Opposition leader Kemal Kilicdaroglu should be ashamed of himself for spreading such rumors, the Turkish leader declared
Turkish President Recep Tayyip Erdogan has condemned rival Kemal Kilicdaroglu for claiming without evidence that Moscow is interfering in Türkiye’s upcoming elections. Erdogan claimed that the West, and not Russia, is “manipulating the elections in Türkiye.”
“[Kilicdaroglu said that] Russia is manipulating the elections in Türkiye. Shame on you!” Erdogan told a crowd of supporters in Istanbul on Friday.
In a Twitter post a day earlier, Kilicdaroglu accused the country’s “Russian friends” of being “behind the montages, conspiracies, deep fakes and tapes that were exposed in this country yesterday.”
“Get your hands off the Turkish state,” Kilicdaroglu warned the supposed Russian meddlers.
Kilicdaroglu was likely referring to the publication of a video showing another presidential candidate, Muharrem Ince, allegedly engaging in an extramarital affair. Ince dropped out of the race on Thursday, blaming followers of exiled cleric Fethullah Gulen, whose political movement Ankara claims orchestrated a failed coup in 2016.
There is zero evidence linking Russia with the publication or production of the tape, and the Kremlin said that it “firmly rejects” Kilicdaroglu’s claims.
“If I say ‘America is manipulating the elections in Türkiye, Germany is manipulating it, France is manipulating it, England is manipulating it’, what would you say?” Erdogan continued, addressing his remarks to Kilicdaroglu.
While Erdogan did not attempt to tie the leak of Ince’s sex tape with any of the Western countries he mentioned, his interior minister, Suleyman Soylu, did. “It is clear who produced it,” he told CNN Turk earlier on Friday. “The perpetrator is the Gulen movement and the US.”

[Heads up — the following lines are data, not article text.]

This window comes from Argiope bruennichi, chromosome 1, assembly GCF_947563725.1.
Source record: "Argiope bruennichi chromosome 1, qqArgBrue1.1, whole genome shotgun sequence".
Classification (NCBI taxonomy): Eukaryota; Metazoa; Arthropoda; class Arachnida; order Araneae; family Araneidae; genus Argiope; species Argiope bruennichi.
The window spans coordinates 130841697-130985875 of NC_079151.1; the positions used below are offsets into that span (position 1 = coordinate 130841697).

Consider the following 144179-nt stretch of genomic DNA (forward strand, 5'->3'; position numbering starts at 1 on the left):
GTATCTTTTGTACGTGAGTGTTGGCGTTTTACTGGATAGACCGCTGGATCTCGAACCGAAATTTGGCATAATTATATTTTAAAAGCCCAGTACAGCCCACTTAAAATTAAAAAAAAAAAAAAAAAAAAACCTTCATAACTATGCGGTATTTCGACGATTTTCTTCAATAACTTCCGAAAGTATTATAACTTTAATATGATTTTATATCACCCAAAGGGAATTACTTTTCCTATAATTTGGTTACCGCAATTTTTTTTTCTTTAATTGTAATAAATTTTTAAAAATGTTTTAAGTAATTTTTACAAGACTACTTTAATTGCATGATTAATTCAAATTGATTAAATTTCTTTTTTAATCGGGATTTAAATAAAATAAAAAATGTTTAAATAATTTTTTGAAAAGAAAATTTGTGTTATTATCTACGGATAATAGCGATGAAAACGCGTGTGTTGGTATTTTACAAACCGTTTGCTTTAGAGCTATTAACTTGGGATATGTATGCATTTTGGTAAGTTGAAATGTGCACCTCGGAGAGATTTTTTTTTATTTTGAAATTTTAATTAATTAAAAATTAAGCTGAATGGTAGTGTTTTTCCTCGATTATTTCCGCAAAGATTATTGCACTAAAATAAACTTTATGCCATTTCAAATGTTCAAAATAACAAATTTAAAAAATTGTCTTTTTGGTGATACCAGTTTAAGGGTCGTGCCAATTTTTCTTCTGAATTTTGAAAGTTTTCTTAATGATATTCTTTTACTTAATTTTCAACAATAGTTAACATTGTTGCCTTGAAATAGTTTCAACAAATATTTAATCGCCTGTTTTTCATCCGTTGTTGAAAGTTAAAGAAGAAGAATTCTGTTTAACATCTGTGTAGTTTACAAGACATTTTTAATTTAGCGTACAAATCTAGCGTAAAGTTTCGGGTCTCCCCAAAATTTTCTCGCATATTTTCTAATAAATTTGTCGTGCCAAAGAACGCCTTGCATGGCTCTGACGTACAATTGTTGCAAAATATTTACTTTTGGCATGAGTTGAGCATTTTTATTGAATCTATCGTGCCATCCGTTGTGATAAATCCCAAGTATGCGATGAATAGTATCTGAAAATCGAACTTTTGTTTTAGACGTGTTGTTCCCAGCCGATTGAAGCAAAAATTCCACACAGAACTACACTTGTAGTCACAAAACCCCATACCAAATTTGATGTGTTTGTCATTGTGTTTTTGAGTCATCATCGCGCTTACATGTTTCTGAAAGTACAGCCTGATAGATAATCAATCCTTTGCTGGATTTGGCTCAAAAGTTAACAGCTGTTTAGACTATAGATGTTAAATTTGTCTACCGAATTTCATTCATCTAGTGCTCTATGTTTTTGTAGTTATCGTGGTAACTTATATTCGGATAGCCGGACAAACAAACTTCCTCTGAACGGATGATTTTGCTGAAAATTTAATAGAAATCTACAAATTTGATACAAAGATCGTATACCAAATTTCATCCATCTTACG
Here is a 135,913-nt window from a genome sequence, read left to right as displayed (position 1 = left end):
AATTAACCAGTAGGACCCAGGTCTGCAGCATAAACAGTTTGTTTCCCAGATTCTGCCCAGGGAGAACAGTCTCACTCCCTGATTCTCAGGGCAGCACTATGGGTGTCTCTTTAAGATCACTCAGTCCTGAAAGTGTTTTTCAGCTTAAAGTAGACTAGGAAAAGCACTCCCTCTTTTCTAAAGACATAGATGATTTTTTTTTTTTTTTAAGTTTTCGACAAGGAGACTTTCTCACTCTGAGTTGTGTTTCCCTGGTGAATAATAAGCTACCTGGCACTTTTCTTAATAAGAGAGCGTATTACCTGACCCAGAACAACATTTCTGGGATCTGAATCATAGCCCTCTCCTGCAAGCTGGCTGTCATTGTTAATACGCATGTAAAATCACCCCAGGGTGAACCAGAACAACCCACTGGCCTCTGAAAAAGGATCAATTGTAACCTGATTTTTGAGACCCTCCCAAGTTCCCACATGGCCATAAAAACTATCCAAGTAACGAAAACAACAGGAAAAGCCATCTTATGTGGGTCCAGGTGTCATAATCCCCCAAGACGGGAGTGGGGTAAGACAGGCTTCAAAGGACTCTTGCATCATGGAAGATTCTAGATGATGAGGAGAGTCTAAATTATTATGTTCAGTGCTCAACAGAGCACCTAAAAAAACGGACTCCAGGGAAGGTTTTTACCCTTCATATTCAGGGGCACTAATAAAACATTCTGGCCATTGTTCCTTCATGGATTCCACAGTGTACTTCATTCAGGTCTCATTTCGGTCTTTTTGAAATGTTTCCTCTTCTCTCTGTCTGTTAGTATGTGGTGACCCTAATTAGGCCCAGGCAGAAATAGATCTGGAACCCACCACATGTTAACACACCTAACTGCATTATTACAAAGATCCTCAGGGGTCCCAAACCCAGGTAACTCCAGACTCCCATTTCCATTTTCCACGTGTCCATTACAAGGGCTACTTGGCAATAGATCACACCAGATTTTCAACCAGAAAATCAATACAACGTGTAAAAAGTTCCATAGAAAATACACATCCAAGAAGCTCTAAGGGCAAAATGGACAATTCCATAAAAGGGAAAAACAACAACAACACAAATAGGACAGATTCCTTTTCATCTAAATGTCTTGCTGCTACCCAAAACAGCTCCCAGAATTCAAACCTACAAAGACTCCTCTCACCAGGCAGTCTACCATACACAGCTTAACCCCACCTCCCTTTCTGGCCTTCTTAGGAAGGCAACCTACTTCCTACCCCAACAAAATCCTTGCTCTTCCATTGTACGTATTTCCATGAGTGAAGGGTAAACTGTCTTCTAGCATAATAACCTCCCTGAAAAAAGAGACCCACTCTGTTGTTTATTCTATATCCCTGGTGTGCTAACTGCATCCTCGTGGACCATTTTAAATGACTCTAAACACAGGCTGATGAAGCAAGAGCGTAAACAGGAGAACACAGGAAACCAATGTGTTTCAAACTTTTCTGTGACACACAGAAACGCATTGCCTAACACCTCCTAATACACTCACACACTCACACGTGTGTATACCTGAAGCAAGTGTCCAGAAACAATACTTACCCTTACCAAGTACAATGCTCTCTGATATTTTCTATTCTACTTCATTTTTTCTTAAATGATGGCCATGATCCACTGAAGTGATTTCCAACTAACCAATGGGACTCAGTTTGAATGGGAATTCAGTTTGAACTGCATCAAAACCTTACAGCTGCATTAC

Soylu claimed that “America has been interfering in this election from the very beginning,” and produced the tape to force Ince out of the race and move his voters to Kilicdaroglu.
Erdogan did, however, accuse Western media outlets of trying to shift public opinion in Türkiye against him.
“What do all the magazines say on their covers? ‘Erdogan must go.’ [Those published] in Germany, France and England say so,” he said at Friday’s rally. “How do you put these words on the covers of these magazines? It’s not you, the West! It’s my nation that will decide!”
This week’s edition of The Economist features the slogans “Erdogan must go” and “save democracy” on its cover, while France’s Le Point and L’Express magazines also featured anti-Erdogan covers.
Türkiye’s presidential and parliamentary elections will take place on Sunday. Recent polling shows Erdogan – a social conservative who steered his country away from integration with the EU – and Kilicdaroglu – a centrist who favors realignment with the West – within single digits of each other.